Our lives just changed again. Terrible things are beginning to happen and it’s going to get worse. How much worse? Well, my worry is on three fronts:

  • Nuclear disaster
  • Economic disaster
  • Digital disaster

They are all connected, of course, and any or all will lead to a humanitarian disaster. We could be heading for all three simultaneously, or one might happen immediately, leading to the other two. But whichever way you game it out, we are most probably heading for disaster.

To say this is a bad day is an understatement.

When I heard the news of the invasion late yesterday I went quite blank. The kind of blank your body feels when you’ve sustained a terrible injury—your leg sliced off by a falling sheet of glass; a bullet wound in the belly—and shuts down temporarily because there’s too much to process. I’d been expecting it, of course. “Oh,” I thought. “Well, it’s begun.” Then I blinked, read a chapter of a ho-hum novel and went peacefully to sleep—because what else was there to do? I don’t control anything that would make any difference to individuals in Ukraine and Russia, or the decisions of governments.

Today the numbness is wearing off a little. I have started to sidle up to possibilities and, being an occasional science fiction writer, I immediately went to apocalyptic scenarios. Bear in mind many of these things will happen simultaneously.

  • Russia will focus on the many Chernobyl-style reactors in Ukraine. They will most likely want to capture them but, well, accidents happen. And though these things are reasonably well built, conventional weaponry is very, very good at blowing things up. Imagine the effects of three concurrent Chernobyl-style disasters in Europe…
  • When Russia is cut off from the global banking system, many people will panic. Although Russia isn’t particularly deeply enmeshed in global finance, it’s not isolated. It’s a huge commodities supplier, for example. And panic spreads. In terms of the market, we’ve already entered Correction territory and it’s very possible we’ll soon be in a Depression. And when money becomes scare and/or inflation balloons, corners get cut. (See Nuclear disaster, above. See Digital disaster below.) Of course, once deep sanctions are in place, Russia will retaliate: they will cut off supplies of oil and gas to Europe. Many Europeans will suffer—Germany, for example, gets more than 40% of its energy from Russia. When Europeans start suffering, the global economy will tank.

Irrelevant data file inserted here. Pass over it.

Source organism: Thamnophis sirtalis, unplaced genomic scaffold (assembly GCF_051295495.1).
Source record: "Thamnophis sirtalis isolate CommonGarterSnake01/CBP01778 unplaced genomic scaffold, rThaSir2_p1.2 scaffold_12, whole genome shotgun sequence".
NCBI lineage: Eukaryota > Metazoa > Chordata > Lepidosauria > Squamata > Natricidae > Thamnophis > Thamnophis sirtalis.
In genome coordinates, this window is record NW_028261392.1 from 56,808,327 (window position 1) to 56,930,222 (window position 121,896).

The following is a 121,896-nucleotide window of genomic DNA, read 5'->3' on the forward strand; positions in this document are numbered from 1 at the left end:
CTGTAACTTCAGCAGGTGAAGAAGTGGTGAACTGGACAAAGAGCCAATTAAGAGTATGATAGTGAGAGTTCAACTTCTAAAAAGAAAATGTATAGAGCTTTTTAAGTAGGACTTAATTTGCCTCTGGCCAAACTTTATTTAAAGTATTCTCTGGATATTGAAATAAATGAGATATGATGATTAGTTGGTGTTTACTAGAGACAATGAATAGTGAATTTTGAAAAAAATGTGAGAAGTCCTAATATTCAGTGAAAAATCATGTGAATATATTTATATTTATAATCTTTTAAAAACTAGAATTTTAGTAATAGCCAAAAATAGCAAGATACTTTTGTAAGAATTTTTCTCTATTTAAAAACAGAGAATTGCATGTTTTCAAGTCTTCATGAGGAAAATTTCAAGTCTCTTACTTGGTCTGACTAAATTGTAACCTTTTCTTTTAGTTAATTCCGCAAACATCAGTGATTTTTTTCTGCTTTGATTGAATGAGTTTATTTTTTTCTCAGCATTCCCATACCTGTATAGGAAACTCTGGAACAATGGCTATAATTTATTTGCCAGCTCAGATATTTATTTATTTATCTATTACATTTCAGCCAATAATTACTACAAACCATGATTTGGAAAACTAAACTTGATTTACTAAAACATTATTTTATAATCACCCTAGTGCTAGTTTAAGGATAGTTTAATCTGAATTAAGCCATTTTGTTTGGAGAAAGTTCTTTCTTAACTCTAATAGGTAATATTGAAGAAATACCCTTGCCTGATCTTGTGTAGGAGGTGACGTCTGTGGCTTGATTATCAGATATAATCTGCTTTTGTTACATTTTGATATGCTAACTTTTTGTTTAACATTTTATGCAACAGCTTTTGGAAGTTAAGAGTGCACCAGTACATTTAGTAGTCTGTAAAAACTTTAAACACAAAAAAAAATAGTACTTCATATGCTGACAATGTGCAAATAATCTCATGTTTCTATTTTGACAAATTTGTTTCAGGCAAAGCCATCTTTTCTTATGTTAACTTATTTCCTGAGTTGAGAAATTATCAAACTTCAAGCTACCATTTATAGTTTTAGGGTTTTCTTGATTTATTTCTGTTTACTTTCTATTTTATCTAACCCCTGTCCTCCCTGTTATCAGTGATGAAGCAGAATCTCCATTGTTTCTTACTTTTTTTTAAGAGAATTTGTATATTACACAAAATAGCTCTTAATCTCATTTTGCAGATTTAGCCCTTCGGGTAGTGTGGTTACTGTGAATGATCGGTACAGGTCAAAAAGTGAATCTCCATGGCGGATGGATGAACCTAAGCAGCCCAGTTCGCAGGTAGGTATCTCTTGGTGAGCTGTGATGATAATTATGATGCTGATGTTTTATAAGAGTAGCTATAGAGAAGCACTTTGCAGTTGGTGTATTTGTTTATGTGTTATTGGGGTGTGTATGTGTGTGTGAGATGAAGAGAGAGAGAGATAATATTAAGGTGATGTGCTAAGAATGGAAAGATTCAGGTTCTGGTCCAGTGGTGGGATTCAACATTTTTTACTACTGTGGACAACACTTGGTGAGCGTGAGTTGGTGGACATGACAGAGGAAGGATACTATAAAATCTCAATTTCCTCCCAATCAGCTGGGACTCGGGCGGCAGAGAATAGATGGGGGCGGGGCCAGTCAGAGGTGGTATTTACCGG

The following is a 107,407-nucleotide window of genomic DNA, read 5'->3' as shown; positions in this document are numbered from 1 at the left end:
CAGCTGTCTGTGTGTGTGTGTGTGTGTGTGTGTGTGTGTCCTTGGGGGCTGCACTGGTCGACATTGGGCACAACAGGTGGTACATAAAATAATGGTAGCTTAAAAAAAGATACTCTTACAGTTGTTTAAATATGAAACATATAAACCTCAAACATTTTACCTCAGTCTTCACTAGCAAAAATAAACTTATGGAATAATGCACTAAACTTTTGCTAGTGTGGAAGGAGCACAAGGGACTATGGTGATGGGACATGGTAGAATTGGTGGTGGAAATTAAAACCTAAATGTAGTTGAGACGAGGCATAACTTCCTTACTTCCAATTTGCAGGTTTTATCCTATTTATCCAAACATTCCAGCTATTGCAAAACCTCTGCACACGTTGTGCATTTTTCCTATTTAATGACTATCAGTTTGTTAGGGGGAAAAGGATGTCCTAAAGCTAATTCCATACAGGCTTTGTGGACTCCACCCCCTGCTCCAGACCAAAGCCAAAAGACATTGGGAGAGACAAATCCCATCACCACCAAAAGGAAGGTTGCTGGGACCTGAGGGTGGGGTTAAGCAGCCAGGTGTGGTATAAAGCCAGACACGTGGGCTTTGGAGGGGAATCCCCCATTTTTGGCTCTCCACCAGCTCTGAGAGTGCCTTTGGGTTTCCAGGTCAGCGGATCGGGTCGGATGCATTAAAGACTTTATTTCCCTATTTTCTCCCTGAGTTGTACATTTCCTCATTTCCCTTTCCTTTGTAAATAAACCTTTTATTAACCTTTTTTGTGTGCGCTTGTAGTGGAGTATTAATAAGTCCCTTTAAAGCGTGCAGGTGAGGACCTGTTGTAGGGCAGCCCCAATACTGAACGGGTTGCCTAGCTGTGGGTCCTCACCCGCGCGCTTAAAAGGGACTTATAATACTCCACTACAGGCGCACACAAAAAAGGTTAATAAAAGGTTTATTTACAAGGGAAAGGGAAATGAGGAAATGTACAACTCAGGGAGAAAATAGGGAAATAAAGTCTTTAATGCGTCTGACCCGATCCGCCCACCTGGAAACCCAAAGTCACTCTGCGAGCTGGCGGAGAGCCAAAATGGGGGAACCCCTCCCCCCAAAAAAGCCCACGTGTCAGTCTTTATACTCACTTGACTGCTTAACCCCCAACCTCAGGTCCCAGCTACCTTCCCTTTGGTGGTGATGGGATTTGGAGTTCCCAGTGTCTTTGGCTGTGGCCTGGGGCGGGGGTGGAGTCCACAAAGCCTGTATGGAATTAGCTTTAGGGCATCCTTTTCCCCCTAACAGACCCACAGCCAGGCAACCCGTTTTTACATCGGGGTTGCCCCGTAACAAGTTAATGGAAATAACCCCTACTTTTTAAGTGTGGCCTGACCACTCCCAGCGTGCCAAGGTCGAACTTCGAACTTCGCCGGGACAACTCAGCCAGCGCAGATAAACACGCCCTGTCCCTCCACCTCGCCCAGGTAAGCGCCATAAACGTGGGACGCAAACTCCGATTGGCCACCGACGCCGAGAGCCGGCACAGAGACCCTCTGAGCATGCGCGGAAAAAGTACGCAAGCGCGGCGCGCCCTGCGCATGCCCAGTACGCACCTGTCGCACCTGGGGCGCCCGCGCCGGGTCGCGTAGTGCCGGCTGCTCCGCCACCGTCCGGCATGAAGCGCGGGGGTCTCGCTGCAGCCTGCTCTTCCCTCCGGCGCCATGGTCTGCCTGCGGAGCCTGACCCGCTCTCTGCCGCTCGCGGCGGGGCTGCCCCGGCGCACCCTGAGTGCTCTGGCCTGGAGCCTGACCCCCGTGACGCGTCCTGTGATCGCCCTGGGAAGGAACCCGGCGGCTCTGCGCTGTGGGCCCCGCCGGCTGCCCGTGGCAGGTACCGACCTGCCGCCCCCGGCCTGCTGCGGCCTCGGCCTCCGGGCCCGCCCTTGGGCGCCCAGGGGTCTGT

• Cyberwarfare is about to begin—if it hasn’t already. The US, Russia, China, and many other countries have been engaging in computer network operations, that is, cyber attacks, for decades, probing each others’ defences and systems, and occasionally disabling a particular operation or system—see, for example, the joint US-Israeli disruption of Iran’s nuclear programme. But these are more like sniper attacks: small, focused, and contained. Russia has already taken down big chunks of Ukraine’s systems. If and when the US unloads any serious attack on Russian infrastructure—on their military supply chain, for example—Russia, naturally, will retaliate. But here’s the thing. Computer network operations are relatively new, in the sense that there are no established protocols and fallbacks, no national agreements and diplomatic mechanisms. It would be very, very easy for things to deteriorate to the point of going after the power grid, sewerage, water supply, train systems, internet, hospitals, manufacturing, distribution, air traffic control… There is no limit to what could fail. I doubt this is where it will start; I doubt that, right now, it’s anyone’s intent—because frankly a full-out cyberwar is essentially civilisation-level suicide. But, again, accidents happen. And once you interrupt a deeply-connected complex system that system has a tendency to fail catastrophically. This worries me more than nuclear disaster—which of course would happen anyway, and in the blink of an eye, in the event of a committed, no-holds-barred cyberattack, and counterattack, on US or Russian infrastructure.

Having said all that, bear in mind, too, that this may all end up being limited to Russia and the Ukraine; Putin could be deposed; diplomats may eventually sort things out; and many other good, useful, positive possibilities may come to pass. I hope so, I really do.

But at the back of my mind is the understanding that the world has been in retreat from state-level reason, justice, and rationality for a couple of decades now. Democracy is in retreat. Trust in government is in retreat. And every time there’s any kind of a disaster—climatological, say, or a pandemic—this isolationist me-first attitude becomes more entrenched.

Put another way, twenty years ago the thought of a major power invading a large, sovereign neighbour in Europe was more or less unimaginable. A combination of the end of the Cold War, the formation of NATO, and the ascendance of the European Union led Europeans to think of themselves as safe, beyond overt war. Just take a look at the last few decades of government spending: the percentage of national budgets used on the military has been steadily shrinking. With the invasion of Ukraine, all that has changed. As fearful governments reverse the decline of military spending—and trust me, they will—where do you suppose the money will come from? Healthcare, eldercare, childcare, education, and all the other things I associate with safety and security.

So, yes, this invasion has changed the world. I don’t know how this particular situation will turn out but I have a bad feeling it may culminate—next year, or 10 years, or 40 years from now—with World War III. And to paraphrase Einstein, after WWIII, when and if there are once more enough people in any shape to engage in war, that war will be fought with sticks and stones.